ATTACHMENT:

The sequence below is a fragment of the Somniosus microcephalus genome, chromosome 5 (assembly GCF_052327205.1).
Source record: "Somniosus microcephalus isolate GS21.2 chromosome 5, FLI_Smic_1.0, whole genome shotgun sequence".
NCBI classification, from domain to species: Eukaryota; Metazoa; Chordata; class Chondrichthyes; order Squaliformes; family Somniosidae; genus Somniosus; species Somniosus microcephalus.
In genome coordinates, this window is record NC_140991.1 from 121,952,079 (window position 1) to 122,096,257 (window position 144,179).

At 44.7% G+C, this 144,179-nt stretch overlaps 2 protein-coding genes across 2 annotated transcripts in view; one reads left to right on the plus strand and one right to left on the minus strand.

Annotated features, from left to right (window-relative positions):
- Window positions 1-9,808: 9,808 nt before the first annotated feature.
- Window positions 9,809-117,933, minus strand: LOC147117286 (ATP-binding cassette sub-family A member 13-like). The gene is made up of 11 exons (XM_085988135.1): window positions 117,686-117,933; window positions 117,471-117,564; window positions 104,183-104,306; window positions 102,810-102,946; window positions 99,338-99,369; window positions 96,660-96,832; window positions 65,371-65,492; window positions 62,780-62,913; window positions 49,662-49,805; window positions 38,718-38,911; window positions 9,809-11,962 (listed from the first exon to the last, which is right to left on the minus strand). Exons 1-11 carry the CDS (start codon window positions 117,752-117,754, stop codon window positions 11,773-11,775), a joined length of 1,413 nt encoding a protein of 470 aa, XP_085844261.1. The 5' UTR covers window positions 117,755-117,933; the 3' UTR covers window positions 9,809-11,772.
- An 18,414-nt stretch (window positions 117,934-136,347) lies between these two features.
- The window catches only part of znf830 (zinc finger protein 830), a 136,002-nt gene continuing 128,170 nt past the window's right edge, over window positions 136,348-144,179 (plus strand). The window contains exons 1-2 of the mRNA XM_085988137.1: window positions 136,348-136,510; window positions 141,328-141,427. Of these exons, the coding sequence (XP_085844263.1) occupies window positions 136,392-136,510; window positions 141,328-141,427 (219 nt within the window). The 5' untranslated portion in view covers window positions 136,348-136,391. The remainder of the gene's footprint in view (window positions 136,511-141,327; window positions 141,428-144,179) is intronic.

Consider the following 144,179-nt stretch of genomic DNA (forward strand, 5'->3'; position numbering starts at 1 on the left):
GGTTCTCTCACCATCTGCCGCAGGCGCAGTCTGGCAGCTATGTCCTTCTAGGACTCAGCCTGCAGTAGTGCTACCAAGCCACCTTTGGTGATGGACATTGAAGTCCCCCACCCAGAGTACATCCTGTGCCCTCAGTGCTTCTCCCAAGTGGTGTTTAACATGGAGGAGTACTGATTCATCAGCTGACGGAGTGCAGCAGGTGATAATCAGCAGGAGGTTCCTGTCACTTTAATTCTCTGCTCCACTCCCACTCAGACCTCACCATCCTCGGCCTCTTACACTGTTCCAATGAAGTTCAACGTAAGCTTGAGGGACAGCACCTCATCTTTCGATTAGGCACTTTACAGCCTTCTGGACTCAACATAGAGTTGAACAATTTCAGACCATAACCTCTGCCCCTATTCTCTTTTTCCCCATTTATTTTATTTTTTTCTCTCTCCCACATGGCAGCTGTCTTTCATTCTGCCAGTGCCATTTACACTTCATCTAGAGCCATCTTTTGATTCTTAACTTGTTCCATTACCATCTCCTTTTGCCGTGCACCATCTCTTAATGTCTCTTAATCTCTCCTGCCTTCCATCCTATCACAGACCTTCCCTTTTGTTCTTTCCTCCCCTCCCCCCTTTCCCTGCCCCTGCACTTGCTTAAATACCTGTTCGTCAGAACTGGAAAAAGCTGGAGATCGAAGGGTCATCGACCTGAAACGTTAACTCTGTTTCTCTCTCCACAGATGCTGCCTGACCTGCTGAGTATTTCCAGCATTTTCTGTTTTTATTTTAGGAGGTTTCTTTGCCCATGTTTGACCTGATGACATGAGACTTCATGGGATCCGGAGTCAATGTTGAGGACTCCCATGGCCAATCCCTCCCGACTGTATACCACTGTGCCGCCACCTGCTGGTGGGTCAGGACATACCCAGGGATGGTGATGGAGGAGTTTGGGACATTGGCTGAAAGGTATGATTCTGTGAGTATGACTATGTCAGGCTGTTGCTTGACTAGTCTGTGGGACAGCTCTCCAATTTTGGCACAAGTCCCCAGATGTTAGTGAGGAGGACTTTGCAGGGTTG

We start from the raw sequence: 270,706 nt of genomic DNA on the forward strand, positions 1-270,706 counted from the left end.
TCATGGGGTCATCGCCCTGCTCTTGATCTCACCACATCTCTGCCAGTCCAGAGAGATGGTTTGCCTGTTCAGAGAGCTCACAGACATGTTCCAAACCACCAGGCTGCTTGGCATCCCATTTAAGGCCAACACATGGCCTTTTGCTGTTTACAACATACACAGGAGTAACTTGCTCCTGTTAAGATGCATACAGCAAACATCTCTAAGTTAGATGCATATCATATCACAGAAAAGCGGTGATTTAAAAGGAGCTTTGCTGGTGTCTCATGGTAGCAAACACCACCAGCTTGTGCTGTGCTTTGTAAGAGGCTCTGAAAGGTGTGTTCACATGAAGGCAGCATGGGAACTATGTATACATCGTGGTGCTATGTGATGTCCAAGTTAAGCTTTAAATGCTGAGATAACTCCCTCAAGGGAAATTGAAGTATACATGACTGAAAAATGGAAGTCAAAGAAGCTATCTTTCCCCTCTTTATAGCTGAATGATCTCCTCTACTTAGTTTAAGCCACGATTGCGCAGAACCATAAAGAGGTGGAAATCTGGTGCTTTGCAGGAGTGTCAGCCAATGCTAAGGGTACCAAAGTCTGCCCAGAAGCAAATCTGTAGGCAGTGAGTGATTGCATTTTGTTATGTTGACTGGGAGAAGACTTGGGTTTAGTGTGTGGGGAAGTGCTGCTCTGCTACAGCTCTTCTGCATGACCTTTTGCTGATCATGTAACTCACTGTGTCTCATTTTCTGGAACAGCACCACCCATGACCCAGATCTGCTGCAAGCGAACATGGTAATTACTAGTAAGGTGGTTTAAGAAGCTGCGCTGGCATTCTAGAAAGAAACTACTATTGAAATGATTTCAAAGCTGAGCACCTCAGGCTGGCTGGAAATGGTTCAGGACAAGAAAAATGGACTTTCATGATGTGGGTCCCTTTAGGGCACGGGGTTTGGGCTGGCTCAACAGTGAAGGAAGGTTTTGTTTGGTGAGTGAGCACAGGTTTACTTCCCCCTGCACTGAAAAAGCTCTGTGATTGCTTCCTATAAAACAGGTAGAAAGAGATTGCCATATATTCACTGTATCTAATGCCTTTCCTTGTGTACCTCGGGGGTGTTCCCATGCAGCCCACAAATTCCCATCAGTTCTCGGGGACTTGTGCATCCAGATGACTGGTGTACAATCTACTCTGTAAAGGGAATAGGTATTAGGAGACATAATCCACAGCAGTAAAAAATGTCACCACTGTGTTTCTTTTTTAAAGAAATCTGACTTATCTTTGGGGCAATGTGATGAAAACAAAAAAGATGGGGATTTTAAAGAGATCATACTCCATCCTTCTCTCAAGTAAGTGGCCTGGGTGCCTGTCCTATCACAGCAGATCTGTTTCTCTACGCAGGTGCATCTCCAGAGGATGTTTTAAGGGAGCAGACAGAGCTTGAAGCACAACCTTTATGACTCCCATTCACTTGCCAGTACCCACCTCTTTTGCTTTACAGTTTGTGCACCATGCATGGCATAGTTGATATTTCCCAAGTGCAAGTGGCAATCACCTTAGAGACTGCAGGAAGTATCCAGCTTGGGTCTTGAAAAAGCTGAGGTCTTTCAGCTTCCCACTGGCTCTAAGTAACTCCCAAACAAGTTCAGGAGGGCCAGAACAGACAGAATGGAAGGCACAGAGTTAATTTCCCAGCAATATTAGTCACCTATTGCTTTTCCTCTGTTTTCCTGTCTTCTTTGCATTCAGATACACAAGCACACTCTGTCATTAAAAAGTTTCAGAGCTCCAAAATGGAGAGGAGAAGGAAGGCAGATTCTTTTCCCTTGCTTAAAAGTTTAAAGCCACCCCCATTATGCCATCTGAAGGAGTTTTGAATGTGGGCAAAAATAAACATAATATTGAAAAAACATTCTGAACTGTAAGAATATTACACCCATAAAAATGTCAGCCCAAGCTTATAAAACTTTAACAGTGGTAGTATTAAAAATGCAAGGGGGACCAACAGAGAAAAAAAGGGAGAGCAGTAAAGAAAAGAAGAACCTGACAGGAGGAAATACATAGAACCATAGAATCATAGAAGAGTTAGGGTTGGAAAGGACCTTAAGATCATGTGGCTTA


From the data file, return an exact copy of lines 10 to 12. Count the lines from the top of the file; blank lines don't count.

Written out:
- The window catches only part of znf830 (zinc finger protein 830), a 136,002-nt gene continuing 128,170 nt past the window's right edge, over window positions 136,348-144,179 (plus strand). The window contains exons 1-2 of the mRNA XM_085988137.1: window positions 136,348-136,510; window positions 141,328-141,427. Of these exons, the coding sequence (XP_085844263.1) occupies window positions 136,392-136,510; window positions 141,328-141,427 (219 nt within the window). The 5' untranslated portion in view covers window positions 136,348-136,391. The remainder of the gene's footprint in view (window positions 136,511-141,327; window positions 141,428-144,179) is intronic.

Consider the following 144,179-nt stretch of genomic DNA (forward strand, 5'->3'; position numbering starts at 1 on the left):
GGTTCTCTCACCATCTGCCGCAGGCGCAGTCTGGCAGCTATGTCCTTCTAGGACTCAGCCTGCAGTAGTGCTACCAAGCCACCTTTGGTGATGGACATTGAAGTCCCCCACCCAGAGTACATCCTGTGCCCTCAGTGCTTCTCCCAAGTGGTGTTTAACATGGAGGAGTACTGATTCATCAGCTGACGGAGTGCAGCAGGTGATAATCAGCAGGAGGTTCCTGTCACTTTAATTCTCTGCTCCACTCCCACTCAGACCTCACCATCCTCGGCCTCTTACACTGTTCCAATGAAGTTCAACGTAAGCTTGAGGGACAGCACCTCATCTTTCGATTAGGCACTTTACAGCCTTCTGGACTCAACATAGAGTTGAACAATTTCAGACCATAACCTCTGCCCCTATTCTCTTTTTCCCCATTTATTTTATTTTTTTCTCTCTCCCACATGGCAGCTGTCTTTCATTCTGCCAGTGCCATTTACACTTCATCTAGAGCCATCTTTTGATTCTTAACTTGTTCCATTACCATCTCCTTTTGCCGTGCACCATCTCTTAATGTCTCTTAATCTCTCCTGCCTTCCATCCTATCACAGACCTTCCCTTTTGTTCTTTCCTCCCCTCCCCCCTTTCCCTGCCCCTGCACTTGCTTAAATACCTGTTCGTCAGAACTGGAAAAAGCTGGAGATCGAAGGGTCATCGACCTGAAACGTTAACTCTGTTTCTCTCTCCACAGATGCTGCCTGACCTGCTGAGTATTTCCAGCATTTTCTGTTTTTATTTTAGGAGGTTTCTTTGCCCATGTTTGACCTGATGACATGAGACTTCATGGGATCCGGAGTCAATGTTGAGGACTCCCATGGCCAATCCCTCCCGACTGTATACCACTGTGCCGCCACCTGCTGGTGGGTCAGGACATACCCAGGGATGGTGATGGAGGAGTTTGGGACATTGGCTGAAAGGTATGATTCTGTGAGTATGACTATGTCAGGCTGTTGCTTGACTAGTCTGTGGGACAGCTCTCCAATTTTGGCACAAGTCCCCAGATGTTAGTGAGGAGGACTTTGCAGGGTTG